I read a lot of financial news, but I’m the furthest thing from an expert in the field. I do it because I have a basic interest in how that part of the world works. When a guy says you should do X instead of Y, I like to have some basic understanding of the “why” behind the statement. If nothing else, I like to be able to ask intelligent questions when I don’t quite understand why things are the way they are.
Much of what I’ve been reading over the last few months is hammering the notion of fear in the market and the various behaviors that are being driven by it. It’s academically interesting enough, I suppose, but I feel like the discussion could be taken a step further. Emotion, not just fear, drives the market. I suspect it drives far more than that – and often enough it points people in a direction that isn’t particularly helpful.
I’m sure there are those out there who say they don’t feel emotions. I can only assume that a large percentage of them are lying, sociopathic, or a combination of both. There’s nothing intrinsically wrong with feeling the emotion – whether it’s fear, lust, joy – but people seem to get themselves into a world of trouble when they never get past the feeling stage. They dwell in it until whatever it is they’re feeling causes some kind of mental paralysis.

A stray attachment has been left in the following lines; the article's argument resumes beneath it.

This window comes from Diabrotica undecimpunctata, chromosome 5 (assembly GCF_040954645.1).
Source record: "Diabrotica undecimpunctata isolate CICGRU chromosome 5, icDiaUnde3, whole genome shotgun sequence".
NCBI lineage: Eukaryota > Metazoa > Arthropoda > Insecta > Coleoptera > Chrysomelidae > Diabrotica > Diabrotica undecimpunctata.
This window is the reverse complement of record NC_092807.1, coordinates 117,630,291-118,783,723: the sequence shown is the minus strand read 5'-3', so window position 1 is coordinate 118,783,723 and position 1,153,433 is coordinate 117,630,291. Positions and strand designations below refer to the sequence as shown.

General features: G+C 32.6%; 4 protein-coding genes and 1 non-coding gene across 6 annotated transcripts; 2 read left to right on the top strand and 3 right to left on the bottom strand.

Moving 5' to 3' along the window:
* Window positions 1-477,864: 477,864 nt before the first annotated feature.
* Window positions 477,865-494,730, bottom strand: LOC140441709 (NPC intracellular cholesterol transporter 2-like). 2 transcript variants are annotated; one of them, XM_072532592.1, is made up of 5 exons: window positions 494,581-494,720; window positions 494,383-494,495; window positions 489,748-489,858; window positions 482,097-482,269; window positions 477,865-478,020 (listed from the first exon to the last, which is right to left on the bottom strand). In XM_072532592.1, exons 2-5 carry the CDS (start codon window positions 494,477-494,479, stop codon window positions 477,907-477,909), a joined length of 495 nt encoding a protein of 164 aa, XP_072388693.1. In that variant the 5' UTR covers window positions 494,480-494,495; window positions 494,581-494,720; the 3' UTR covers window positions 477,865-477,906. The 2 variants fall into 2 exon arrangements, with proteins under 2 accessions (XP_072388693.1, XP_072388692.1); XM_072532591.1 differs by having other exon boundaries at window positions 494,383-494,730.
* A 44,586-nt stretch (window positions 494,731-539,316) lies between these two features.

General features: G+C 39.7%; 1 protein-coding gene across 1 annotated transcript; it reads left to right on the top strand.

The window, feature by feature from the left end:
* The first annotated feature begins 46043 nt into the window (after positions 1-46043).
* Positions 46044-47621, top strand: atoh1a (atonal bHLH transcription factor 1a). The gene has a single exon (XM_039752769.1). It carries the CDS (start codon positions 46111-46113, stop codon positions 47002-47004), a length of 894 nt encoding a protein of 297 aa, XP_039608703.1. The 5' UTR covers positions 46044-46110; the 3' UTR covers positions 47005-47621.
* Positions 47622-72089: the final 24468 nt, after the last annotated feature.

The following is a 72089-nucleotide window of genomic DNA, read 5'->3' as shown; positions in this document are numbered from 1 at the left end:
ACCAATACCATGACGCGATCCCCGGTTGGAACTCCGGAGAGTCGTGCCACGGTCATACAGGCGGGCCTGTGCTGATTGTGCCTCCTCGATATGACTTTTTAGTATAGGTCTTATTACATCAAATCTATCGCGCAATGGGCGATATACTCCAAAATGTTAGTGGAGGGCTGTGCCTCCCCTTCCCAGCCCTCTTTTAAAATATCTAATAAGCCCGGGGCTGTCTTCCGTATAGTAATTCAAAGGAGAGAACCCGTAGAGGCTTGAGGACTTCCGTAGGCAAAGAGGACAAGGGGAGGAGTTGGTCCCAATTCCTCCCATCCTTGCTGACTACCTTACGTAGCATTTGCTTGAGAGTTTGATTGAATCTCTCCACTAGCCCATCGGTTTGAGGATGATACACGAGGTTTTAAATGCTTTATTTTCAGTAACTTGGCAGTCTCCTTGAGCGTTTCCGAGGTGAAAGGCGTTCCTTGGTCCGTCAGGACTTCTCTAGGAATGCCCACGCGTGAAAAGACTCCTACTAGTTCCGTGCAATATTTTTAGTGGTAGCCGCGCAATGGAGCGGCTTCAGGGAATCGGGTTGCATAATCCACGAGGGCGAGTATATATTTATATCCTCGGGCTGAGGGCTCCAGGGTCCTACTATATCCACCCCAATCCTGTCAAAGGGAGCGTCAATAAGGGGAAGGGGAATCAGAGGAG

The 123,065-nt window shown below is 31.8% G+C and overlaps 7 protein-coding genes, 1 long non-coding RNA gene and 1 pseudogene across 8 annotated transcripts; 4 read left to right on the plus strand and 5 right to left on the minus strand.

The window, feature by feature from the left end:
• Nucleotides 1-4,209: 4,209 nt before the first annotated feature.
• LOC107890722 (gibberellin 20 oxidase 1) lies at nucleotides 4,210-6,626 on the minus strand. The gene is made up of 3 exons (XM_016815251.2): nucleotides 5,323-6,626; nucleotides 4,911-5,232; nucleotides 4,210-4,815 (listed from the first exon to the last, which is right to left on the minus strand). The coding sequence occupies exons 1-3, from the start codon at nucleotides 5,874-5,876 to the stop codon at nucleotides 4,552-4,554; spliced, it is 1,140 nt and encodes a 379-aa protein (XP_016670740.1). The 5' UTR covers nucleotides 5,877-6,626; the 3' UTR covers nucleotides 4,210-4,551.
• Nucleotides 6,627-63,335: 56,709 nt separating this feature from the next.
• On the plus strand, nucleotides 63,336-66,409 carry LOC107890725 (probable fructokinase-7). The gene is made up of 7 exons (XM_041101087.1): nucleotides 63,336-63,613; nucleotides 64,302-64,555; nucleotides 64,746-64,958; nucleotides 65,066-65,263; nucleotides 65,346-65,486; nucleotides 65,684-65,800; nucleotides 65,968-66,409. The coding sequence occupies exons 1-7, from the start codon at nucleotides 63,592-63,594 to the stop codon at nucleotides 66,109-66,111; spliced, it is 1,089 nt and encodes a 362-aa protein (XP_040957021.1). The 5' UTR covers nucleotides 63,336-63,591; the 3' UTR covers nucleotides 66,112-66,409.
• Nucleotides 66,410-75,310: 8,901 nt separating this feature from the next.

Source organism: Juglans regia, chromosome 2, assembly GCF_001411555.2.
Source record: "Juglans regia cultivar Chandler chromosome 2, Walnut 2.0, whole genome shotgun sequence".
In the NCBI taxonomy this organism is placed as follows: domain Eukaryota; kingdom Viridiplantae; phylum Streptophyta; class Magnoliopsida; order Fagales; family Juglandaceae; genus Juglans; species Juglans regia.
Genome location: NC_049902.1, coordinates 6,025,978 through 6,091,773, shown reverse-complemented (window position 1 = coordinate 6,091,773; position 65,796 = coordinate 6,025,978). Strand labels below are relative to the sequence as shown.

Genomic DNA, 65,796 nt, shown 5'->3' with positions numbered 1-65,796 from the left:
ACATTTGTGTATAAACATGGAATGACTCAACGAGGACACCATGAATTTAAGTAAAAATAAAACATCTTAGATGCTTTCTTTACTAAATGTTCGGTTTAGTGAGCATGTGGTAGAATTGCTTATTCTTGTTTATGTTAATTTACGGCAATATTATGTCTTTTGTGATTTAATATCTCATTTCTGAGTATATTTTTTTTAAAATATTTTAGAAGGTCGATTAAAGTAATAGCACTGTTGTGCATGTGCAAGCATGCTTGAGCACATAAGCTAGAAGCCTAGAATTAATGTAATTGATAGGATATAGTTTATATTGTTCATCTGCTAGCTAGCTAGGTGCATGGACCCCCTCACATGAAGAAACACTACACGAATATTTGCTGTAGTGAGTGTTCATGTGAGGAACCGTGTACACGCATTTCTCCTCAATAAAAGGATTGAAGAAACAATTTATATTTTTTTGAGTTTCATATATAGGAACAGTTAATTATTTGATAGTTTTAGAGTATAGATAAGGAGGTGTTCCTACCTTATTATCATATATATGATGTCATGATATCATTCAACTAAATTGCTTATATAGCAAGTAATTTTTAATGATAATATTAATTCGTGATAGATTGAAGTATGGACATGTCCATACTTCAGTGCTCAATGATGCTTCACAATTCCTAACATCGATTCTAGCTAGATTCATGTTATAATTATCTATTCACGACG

There’s nothing wrong with feeling the full range of emotions. It’s inherently human, but I see very little good that comes from them being the master rather than just elements that serve the whole. Control is illusory, but I do think it’s entirely possible to manage your emotions, despite what the clips of people having public meltdowns on TikTok want us to believe.
Look, I’m not saying everyone needs to be an automaton, but maybe finding a way to channel some of the good and the bad into more reasoned and less knee-jerky responses to outside stimuli would be just a little bit helpful in going about the day. Not everyone needs to be a philosopher king, but swinging from pillar to post based on the market, the news, or life events feels like a damnably bad way to run a railroad.